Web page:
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I have had chronic idiopathic constipation for nearly 10 years which has meant that my bowel very very rarely spontaneously produces stools. The condition has been "managed" over the years with Various drugs and additionally for the last 4 years rect

We have very good evidence in the form of several published surveys and research studies that acupuncture treatment is not only safe but also that the majority of side effects are transient, minor and tend to disappear within 48 hours. However, that does not mean that there are not occasionally more serious side effects.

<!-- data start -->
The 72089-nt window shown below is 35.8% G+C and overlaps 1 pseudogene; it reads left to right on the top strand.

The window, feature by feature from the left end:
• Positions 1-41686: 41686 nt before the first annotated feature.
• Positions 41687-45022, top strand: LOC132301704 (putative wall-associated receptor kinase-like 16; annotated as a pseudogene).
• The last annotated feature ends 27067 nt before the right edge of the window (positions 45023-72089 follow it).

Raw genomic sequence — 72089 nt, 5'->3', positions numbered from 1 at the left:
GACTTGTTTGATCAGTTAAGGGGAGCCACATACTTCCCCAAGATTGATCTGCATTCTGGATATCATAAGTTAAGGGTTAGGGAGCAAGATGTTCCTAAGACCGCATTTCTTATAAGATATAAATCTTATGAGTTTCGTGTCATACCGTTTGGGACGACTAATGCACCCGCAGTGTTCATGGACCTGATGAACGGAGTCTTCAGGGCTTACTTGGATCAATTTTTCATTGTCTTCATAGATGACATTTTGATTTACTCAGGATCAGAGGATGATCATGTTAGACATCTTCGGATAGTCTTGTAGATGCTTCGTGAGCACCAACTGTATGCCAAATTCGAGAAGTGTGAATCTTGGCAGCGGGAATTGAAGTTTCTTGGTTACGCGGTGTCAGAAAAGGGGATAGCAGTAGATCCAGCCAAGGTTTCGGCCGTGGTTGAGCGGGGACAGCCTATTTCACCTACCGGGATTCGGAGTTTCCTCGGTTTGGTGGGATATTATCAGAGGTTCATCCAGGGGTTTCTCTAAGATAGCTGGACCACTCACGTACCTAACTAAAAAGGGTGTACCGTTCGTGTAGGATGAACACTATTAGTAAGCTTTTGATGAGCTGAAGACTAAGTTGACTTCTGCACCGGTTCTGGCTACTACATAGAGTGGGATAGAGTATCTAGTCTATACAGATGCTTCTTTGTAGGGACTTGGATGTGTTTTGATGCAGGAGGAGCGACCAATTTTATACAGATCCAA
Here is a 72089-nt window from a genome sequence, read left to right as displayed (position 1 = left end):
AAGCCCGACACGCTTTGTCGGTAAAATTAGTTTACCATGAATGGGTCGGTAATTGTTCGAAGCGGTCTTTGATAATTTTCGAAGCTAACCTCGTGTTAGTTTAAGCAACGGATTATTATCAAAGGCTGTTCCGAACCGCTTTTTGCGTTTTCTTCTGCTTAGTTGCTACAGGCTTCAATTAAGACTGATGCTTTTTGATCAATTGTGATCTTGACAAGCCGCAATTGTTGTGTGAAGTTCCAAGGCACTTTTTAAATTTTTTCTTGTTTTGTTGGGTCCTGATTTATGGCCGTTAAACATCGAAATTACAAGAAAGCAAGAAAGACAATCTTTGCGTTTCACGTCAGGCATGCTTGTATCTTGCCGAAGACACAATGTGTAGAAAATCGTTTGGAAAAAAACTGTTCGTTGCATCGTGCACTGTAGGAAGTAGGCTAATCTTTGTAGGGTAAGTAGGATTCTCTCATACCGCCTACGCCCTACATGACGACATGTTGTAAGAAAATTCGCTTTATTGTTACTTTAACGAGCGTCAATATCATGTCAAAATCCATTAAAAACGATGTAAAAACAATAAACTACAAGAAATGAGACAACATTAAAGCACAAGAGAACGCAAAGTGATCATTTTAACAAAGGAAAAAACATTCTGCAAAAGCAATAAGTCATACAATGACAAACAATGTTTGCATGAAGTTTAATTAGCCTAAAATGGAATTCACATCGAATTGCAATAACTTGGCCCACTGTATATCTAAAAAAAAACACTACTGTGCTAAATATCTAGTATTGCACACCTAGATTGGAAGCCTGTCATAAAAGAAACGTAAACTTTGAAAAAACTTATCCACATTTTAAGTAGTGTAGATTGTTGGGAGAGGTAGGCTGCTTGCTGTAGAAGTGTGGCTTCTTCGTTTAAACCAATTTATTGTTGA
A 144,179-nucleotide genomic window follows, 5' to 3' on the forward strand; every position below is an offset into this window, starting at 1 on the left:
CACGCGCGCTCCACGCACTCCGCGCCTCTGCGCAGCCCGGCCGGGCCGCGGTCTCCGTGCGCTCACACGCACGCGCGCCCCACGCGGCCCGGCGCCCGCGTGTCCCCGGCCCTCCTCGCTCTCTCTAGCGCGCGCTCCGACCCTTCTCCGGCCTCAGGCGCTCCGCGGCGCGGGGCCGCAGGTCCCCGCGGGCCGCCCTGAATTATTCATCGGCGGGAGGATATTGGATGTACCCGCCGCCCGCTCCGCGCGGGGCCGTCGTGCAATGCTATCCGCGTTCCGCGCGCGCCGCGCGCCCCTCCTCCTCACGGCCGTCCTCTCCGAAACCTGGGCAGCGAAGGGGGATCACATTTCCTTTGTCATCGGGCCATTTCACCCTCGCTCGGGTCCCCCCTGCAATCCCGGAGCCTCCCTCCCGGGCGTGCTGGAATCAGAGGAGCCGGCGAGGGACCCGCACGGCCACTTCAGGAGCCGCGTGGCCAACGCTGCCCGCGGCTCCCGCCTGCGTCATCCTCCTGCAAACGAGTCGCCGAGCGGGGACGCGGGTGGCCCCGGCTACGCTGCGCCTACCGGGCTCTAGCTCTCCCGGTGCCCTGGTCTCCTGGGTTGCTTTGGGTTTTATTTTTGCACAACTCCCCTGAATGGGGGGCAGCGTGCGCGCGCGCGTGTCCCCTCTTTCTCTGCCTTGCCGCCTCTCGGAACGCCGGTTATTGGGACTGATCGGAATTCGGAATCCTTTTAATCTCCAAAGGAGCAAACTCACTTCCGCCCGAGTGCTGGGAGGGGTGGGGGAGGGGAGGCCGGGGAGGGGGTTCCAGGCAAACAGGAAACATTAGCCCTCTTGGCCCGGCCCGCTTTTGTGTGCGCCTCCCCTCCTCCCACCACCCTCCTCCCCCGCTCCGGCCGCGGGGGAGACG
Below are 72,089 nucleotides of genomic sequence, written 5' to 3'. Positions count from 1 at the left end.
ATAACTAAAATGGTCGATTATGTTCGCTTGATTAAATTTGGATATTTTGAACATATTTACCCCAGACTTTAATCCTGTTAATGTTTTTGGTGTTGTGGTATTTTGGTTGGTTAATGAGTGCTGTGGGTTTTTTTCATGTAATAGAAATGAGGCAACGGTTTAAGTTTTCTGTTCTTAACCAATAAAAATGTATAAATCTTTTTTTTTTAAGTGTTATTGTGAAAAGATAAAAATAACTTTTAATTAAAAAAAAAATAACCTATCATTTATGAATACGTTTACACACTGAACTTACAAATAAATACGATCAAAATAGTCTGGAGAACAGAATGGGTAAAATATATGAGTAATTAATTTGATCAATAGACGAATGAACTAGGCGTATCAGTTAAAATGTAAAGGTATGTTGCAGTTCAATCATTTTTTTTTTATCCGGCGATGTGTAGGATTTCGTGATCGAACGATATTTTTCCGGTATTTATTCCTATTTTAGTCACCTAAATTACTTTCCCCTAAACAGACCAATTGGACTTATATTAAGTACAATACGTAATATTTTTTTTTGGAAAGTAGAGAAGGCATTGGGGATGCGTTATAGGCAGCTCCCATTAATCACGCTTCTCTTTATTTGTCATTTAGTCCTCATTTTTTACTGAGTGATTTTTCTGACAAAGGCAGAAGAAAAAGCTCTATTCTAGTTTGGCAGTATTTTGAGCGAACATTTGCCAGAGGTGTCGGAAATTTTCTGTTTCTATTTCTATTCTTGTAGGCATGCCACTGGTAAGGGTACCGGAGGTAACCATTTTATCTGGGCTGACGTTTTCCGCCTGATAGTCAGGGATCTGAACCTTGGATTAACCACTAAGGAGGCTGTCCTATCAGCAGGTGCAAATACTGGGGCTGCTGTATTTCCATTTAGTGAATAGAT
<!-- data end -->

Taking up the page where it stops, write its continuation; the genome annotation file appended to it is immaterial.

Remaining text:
Where the majority of serious side effects occur, and these remain very rare, it is most often because of a direct effect of the needling in the form of a pneumothorax or nerve damage. We do hear of the occasional case of both, and the BAcC has had to deal two or three such cases in the last decade. Injuries such as you have experienced are much more rare, where the damage arises not from the needling itself but from a physical reaction to the needling, like fainting from needling and then getting bruises from falling.We suspect that your physiotherapist has called it correctly insofar as the reaction to the needle insertion has caused the twisting of the lower back and induced sciatica. Strong reactions to needling are possible, and some people do have electric shock sensations as a genuine consequence of mobilising the energy. This is generally recognisable because it does not fall along nerve pathways as understood in conventional medicine. If the problem has been induced by a kind of physical twist injury it is almost certain that it will resolve quite quickly. Further treatment would help, but we can quite easily imagine that this is not likely to be an option for you.As far as the second occasion is concerned, we suspect that the practitioner may have under-estimated your sensitivity to treatment and used points which do tend to have a higher risk of generating physically painful reactions,. Clearly it would not be fair for us to comment on someone's work without knowing a great deal more  of the case history, and we have all experienced cases where someone has had unexpected and unpleasant reactions to points which we have used thousands of times. The skill of the practitioner lies in then adjusting the treatment to a pitch which the patient can bear by reducing the number of needles, reducing the depth of insertion and the amount of needle manipulation.Where people do have an unpleasant experience of treatment it can induce a kind of 'shock' which may well undo some of the good work already done and cause the overall pattern to become a little disturbed again, bringing back symptoms which had been under control. Our experience, however, is that these episodes rarely result in a permanent loss of progress, and the system usually restores to the point which it had reached before.We are very sorry to hear of your experience, and equally sorry to hear that acupuncture treatment is unlikely to be an option for you in future.  There are many variations within the 2500 year tradition which use minimally invasive techniques, but we can understand how this would probably not be reassurance enough. We do hope that you manage to regain the place which you had reached before this episode occurred, and that you manage to continue to progress from there.

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